There’s no doubt the Earth’s temperatures are going up.
There’s no doubt the Earth’s temperatures are going up. According to a December report by the World Meteorological Organization, 2020 is on track to be one of the three hottest years on record, already within the warmest decade to date. During the year’s hottest months, many people rely on electricity-generated cooling systems to remain comfortable. But the power plants that keep air conditioners pushing out cold air could soon be in a vicious cycle in a warming world–not able to keep up with growing demands on hotter days and driving up greenhouse gas emissions to dangerous levels.
Ethan Coffel, assistant professor of geography and the environment in the Maxwell School, explores this power and climate struggle in the research paper, “Thermal power generation is disadvantaged in a thermal world.” The work published this month in the scientific journal Environmental Research Letters. Professor Coffel answered five questions about the new findings and how warming temperatures will impact every part of our power infrastructure.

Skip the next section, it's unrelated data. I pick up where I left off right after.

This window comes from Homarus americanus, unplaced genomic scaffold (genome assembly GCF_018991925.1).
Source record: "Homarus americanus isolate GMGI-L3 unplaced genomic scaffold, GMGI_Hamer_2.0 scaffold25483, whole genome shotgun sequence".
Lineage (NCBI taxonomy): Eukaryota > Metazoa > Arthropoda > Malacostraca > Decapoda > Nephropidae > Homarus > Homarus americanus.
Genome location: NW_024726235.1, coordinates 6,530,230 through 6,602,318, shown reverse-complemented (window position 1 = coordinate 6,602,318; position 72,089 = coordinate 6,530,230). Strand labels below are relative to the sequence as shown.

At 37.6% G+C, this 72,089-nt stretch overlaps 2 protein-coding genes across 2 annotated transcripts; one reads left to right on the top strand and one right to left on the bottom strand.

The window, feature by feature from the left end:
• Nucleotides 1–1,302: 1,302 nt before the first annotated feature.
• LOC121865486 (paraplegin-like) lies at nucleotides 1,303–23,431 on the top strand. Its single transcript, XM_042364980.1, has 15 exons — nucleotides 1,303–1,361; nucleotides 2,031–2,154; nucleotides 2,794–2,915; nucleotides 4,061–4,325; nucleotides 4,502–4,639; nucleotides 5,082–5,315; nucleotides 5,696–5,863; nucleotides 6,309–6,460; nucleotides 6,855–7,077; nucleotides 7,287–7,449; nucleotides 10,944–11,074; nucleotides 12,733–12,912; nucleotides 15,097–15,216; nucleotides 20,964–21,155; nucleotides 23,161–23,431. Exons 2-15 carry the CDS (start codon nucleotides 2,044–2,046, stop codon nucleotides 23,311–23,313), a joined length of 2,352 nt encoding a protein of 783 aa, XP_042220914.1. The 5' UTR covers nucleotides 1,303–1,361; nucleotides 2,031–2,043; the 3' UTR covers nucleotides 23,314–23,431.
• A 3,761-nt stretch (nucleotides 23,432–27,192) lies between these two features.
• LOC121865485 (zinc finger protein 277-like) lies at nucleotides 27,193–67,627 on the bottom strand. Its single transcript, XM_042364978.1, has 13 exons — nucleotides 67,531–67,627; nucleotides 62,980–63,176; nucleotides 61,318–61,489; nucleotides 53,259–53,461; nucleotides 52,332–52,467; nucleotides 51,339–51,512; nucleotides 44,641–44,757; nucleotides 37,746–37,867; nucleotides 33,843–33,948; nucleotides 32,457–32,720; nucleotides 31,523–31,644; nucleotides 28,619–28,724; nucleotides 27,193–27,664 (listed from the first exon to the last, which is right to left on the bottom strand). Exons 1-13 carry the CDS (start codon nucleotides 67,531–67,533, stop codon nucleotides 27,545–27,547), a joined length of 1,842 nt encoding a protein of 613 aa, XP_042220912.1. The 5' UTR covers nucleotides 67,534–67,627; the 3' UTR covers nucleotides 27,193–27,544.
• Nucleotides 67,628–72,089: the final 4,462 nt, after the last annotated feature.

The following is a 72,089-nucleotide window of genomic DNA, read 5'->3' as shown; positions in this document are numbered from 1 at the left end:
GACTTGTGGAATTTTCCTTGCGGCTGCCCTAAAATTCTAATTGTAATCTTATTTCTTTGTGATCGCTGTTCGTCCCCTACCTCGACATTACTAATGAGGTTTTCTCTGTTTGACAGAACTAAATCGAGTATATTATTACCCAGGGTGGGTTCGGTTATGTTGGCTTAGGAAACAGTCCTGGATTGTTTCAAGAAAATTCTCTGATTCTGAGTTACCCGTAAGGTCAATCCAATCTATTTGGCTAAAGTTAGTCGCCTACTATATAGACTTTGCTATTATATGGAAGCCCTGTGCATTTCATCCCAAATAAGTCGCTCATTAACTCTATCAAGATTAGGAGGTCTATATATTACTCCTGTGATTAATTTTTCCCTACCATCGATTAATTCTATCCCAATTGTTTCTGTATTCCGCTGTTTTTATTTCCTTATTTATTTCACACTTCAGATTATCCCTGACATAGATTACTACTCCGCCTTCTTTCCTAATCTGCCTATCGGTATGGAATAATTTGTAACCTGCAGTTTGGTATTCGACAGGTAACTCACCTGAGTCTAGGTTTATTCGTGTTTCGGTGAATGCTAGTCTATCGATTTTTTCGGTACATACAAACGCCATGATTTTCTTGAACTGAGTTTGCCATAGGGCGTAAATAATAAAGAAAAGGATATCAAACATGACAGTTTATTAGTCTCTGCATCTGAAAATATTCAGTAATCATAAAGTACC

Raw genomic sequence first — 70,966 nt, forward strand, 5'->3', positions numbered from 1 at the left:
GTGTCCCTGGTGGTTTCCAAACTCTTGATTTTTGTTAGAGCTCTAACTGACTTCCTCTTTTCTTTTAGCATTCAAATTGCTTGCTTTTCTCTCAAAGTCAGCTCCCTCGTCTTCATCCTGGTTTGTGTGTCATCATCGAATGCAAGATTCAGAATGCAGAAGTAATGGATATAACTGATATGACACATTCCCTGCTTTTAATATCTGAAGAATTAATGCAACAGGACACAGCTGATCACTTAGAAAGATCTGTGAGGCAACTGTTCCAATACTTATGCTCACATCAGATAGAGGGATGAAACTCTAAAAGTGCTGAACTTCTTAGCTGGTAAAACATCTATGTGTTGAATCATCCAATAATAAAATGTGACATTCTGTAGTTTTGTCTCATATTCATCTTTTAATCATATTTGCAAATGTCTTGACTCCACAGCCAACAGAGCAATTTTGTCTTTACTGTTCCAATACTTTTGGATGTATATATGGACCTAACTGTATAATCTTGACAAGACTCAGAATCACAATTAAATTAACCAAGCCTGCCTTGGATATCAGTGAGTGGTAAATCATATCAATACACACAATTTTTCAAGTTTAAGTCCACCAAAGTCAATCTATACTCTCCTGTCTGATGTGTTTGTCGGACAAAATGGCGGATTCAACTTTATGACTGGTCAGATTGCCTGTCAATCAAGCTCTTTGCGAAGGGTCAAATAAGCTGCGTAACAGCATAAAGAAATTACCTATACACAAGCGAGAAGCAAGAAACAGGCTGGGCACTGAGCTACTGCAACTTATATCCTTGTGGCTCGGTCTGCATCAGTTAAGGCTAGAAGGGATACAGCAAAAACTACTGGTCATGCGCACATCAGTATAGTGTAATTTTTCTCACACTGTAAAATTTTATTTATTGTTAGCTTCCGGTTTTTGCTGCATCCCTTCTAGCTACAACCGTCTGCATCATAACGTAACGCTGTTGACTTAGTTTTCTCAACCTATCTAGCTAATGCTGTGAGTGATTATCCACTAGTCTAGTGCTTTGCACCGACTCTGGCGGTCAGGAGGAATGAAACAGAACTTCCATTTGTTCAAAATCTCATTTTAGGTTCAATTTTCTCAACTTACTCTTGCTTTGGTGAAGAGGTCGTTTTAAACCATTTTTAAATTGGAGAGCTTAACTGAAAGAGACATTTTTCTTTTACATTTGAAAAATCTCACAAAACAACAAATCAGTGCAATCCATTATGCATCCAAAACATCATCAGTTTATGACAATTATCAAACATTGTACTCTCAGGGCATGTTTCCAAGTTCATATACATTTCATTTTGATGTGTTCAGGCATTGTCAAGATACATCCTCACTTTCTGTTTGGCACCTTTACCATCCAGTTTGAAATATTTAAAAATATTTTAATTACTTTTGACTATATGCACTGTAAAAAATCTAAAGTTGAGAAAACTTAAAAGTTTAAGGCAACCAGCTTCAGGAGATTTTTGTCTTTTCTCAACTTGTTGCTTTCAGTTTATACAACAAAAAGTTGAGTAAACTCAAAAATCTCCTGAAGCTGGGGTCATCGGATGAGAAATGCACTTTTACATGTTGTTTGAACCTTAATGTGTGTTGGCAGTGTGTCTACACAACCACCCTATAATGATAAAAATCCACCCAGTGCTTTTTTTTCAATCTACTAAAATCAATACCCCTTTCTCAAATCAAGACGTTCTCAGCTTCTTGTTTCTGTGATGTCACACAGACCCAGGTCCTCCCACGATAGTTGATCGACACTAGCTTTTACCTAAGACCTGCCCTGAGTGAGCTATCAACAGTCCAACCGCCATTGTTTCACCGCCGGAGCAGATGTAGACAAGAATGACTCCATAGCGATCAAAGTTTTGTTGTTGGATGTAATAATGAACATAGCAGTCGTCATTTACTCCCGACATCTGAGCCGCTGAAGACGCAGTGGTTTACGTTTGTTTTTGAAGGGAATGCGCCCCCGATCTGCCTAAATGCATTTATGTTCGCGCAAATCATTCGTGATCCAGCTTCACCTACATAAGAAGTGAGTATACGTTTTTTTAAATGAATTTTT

Read more at Syracuse University
Image: Ethan Coffel, assistant professor of geography and the environment in the Maxwell School at Syracuse University. (Credit: Syracuse University)